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This feels like about the longest recruitment cycle in Syracuse basketball history, doesn’t it? It seems like years ago that Matt Moyer first pledged to the Orange. I can barely remember back when Tyus Battle first picked Michigan, and then backed off of that choice and flipped to SU. And things aren’t even done yet, and may not be for some time.

So that begs the question: what will the Syracuse basketball roster actually look like next year?

Well, we know a few things with absolute certainty. Tyler Roberson, Dajuan Coleman, and John Gillon will be on the roster as seniors – or in the cases of Coleman and Gillon, graduate students. There will be no juniors on the roster, and the sophomore class will be comprised of at least Tyler Lydon, Paschal Chukwu, and Frank Howard. The freshman class, for now, contains Tyus Battle and Matt Moyer.

That leaves some question marks, with only eight players currently confirmed to be on next year’s roster. I don’t expect things to remain the way they currently stand, but I also don’t anticipate Syracuse filling all of its remaining roster slots (which are capped out at 11 scholarships this coming year).

The name most of us are waiting on at this point is Malachi Richardson. The freshman guard who lit up Virginia in the NCAA Tournament, torching ACC Player of the Year and Defensive Player of the Year Malcolm Brogdon in the process, is on his way to the NBA Draft Combine, which begins tomorrow. By Sunday or Monday, we should know whether Richardson will be back for his sophomore season, or keep his name in the NBA Draft.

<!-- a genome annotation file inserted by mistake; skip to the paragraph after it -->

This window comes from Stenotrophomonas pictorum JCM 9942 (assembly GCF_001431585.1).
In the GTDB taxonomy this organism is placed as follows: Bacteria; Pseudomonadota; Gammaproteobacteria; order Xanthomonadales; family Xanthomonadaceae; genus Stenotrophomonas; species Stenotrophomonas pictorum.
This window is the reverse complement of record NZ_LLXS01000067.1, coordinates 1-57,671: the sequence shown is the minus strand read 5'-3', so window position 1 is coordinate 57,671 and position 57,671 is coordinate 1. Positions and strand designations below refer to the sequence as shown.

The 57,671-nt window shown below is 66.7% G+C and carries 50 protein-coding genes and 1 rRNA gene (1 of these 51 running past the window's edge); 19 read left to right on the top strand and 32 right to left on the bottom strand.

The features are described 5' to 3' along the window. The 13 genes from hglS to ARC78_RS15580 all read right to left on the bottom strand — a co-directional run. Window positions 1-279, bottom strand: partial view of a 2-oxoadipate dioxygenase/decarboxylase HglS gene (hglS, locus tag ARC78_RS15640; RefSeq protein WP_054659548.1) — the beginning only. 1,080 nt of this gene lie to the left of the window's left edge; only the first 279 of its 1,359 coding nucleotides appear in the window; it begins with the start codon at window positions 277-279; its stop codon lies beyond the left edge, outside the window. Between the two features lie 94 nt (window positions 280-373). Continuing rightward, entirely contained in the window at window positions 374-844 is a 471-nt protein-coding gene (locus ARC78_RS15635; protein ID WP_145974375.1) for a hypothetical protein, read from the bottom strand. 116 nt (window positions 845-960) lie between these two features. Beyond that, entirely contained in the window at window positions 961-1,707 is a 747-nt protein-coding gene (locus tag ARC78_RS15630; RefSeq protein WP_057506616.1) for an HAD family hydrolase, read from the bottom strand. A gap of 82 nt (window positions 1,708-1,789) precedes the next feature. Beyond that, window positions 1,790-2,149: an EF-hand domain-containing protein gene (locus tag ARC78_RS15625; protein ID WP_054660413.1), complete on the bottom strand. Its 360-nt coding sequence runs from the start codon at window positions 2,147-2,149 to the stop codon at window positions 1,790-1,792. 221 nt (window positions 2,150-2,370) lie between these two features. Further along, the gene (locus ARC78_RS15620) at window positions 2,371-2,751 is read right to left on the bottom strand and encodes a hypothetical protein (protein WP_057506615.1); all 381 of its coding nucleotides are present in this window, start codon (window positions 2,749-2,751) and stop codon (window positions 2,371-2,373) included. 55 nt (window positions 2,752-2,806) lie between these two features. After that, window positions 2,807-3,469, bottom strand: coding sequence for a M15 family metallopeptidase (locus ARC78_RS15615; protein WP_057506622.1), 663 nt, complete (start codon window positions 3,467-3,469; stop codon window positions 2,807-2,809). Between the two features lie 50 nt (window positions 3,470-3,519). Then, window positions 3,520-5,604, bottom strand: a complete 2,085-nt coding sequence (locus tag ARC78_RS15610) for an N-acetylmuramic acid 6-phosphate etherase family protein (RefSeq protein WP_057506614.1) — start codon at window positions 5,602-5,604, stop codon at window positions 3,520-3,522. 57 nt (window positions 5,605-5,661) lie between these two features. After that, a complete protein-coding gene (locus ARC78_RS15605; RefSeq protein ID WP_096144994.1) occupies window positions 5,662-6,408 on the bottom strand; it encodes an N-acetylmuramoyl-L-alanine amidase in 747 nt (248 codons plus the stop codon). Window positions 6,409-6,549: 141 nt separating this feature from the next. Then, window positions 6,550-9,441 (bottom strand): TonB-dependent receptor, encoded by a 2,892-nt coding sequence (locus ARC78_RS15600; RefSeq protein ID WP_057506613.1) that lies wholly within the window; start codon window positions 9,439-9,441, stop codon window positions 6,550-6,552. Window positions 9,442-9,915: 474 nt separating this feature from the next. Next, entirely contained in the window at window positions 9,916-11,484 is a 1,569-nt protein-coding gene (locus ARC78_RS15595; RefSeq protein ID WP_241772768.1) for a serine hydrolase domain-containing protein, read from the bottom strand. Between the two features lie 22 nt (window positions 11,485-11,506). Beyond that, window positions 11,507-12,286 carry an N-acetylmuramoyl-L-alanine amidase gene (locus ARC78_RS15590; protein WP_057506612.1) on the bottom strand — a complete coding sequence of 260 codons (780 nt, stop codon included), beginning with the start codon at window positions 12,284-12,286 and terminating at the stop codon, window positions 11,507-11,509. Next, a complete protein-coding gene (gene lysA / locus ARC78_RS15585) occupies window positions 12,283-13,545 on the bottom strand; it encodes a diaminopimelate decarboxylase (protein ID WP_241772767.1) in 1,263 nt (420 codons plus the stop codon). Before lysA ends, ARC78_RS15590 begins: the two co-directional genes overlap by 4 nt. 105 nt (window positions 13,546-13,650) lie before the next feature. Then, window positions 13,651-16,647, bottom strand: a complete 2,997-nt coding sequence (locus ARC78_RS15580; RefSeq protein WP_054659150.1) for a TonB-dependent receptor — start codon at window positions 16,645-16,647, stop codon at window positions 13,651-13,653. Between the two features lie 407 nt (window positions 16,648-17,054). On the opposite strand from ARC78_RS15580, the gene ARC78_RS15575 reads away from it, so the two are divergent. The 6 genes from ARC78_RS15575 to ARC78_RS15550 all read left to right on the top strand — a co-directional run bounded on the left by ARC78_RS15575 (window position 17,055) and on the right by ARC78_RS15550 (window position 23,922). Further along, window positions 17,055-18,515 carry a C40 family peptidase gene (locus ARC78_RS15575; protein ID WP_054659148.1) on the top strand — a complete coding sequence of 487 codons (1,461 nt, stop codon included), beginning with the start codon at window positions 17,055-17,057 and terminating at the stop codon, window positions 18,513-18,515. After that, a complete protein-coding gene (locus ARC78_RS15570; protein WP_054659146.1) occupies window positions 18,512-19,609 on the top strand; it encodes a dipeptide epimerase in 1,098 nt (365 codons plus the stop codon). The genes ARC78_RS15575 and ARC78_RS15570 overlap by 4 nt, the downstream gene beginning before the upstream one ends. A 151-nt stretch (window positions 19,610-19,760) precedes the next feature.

At this point, based on multiple tips I’ve received, to be honest I’m not anticipating him being back at Syracuse next year. Now, things can obviously change. Smartly, Richardson has refrained from hiring an agent, keeping his options open. But if the buzz I’ve been hearing is correct, we should probably start planning on heading into next season without the 6-foot-6 scoring guard.

Right now, that would leave three roster spots open with a few names currently in the mix to fill them. The one most people know is Taurean Thompson, the 6-foot-10 forward who played last season at Brewster Academy, and who has trimmed his list to Seton Hall, Syracuse, and Michigan State. The Spartans were a late addition to the party, offering only a couple weeks ago, and are trying to get the big man from New Jersey to visit.

Thompson’s is an interesting recruitment. He’s a talented kid, and one of the few top 100 prospects in the class of 2016 who remains uncommitted. Many thought he would commit to Syracuse a full year ago, but that obviously didn’t happen. Time kept grinding on and it was stated that he was planning on making his pick after his season ended.

And then, the end of the season came and went, and he still hadn’t made his pick. Frankly, it may not come until the very last moment at this point. And when is that last moment, you may be asking? Technically, he doesn’t need to decide until it’s actually time to enroll and start getting ready for classes to begin.